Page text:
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Lancet. 1996 Jun 29;347(9018):1805-10.

Euthanasia and physician-assisted suicide: attitudes and experiences of oncology patients, oncologists, and the public.

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  • 1Division of Cancer Epidemiology and Control, Dana-Farber Cancer Institute, Boston, Massachusetts 02115, USA.

Abstract

BACKGROUND:

Euthanasia and physician-assisted suicide are pressing public issues. We aimed to collect empirical data on these controversial interventions, particularly on the attitudes and experiences of oncology patients.

METHODS:

We interviewed, by telephone with vignette-style questions, 155 oncology patients, 355 oncologists, and 193 members of the public to assess their attitudes and experiences in relation to euthanasia and physician-assisted suicide.

FINDINGS:

About two thirds of oncology patients and the public found euthanasia and physician-assisted suicide acceptable for patients with unremitting pain. Oncology patients and the public found euthanasia and physician-assisted suicide least acceptable in vignettes involving "burden on the family" and "life viewed as meaningless". In no vignette--even for patients with unremitting pain--did a majority of oncologists find euthanasia or physician-assisted suicide ethically acceptable. Patients actually experiencing pain were more likely to find euthanasia or physician-assisted suicide unacceptable. More than a quarter of oncology patients had seriously thought about euthanasia or physician-assisted suicide and nearly 12 percent had seriously discussed these interventions with physicians or others. Patients with depression and psychological distress were significantly more likely to have seriously discussed euthanasia, hoarded drugs, or read Final Exit. More than half of oncologists had received requests for euthanasia or physician-assisted suicide. Nearly one in seven oncologists had carried out euthanasia or physician-assisted suicide.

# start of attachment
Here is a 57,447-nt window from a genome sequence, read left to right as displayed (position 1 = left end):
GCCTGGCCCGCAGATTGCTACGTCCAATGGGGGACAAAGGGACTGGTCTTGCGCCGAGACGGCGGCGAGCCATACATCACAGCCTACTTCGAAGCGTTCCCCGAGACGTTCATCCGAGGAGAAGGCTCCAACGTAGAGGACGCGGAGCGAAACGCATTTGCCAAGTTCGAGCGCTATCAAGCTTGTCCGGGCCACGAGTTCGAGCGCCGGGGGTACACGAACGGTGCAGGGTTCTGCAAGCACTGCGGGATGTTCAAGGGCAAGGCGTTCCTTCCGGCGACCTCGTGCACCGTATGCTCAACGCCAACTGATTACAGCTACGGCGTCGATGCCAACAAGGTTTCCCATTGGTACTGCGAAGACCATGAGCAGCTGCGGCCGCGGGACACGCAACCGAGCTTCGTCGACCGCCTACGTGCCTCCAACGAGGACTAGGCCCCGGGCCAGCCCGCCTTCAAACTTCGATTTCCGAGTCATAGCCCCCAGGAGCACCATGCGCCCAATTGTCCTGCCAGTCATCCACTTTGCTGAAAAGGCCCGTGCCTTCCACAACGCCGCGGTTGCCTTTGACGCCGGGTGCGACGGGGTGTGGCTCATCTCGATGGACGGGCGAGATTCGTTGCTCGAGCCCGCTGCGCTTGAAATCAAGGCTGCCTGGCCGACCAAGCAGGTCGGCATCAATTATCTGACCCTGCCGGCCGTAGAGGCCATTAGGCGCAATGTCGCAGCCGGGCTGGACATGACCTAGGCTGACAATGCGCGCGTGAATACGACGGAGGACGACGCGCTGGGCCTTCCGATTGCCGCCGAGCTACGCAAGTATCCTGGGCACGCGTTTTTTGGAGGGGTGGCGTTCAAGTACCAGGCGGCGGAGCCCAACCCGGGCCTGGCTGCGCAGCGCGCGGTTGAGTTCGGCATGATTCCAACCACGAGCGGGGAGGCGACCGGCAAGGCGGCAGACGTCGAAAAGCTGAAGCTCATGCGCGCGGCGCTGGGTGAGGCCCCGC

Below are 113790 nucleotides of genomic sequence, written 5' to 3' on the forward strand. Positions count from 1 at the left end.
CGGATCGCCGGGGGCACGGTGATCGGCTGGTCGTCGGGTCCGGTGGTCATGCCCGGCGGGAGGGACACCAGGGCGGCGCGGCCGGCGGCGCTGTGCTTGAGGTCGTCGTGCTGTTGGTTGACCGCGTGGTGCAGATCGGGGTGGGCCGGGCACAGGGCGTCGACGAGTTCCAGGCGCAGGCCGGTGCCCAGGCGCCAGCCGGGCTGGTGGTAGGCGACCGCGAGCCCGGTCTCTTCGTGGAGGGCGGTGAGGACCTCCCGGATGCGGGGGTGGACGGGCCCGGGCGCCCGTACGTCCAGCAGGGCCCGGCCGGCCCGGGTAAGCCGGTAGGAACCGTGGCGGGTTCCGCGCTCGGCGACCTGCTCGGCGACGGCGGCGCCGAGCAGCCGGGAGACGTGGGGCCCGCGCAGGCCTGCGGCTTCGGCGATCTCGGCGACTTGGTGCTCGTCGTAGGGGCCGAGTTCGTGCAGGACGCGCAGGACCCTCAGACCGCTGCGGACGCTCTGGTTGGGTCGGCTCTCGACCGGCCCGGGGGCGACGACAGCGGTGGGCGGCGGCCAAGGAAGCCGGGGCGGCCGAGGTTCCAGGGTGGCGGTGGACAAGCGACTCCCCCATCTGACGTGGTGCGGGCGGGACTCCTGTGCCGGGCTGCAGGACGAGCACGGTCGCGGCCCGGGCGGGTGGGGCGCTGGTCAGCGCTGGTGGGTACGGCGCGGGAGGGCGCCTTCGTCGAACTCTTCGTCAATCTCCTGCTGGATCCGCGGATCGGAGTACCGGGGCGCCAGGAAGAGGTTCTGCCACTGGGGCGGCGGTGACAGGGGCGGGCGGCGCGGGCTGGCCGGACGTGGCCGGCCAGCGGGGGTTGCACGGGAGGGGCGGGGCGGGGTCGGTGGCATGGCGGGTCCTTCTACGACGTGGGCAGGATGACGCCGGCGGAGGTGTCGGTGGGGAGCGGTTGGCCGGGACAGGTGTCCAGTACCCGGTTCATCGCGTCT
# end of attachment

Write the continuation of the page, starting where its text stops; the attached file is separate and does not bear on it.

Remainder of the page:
INTERPRETATION:

Euthanasia and physician-assisted suicide are important issues in the care of terminally ill patients and while oncology patients experiencing pain are unlikely to desire these interventions patients with depression are more likely to request assistance in committing suicide. Patients who request such an intervention should be evaluated and, where appropriate, treated for depression before euthanasia can be discussed seriously.

PMID:
8667927
[PubMed - indexed for MEDLINE]
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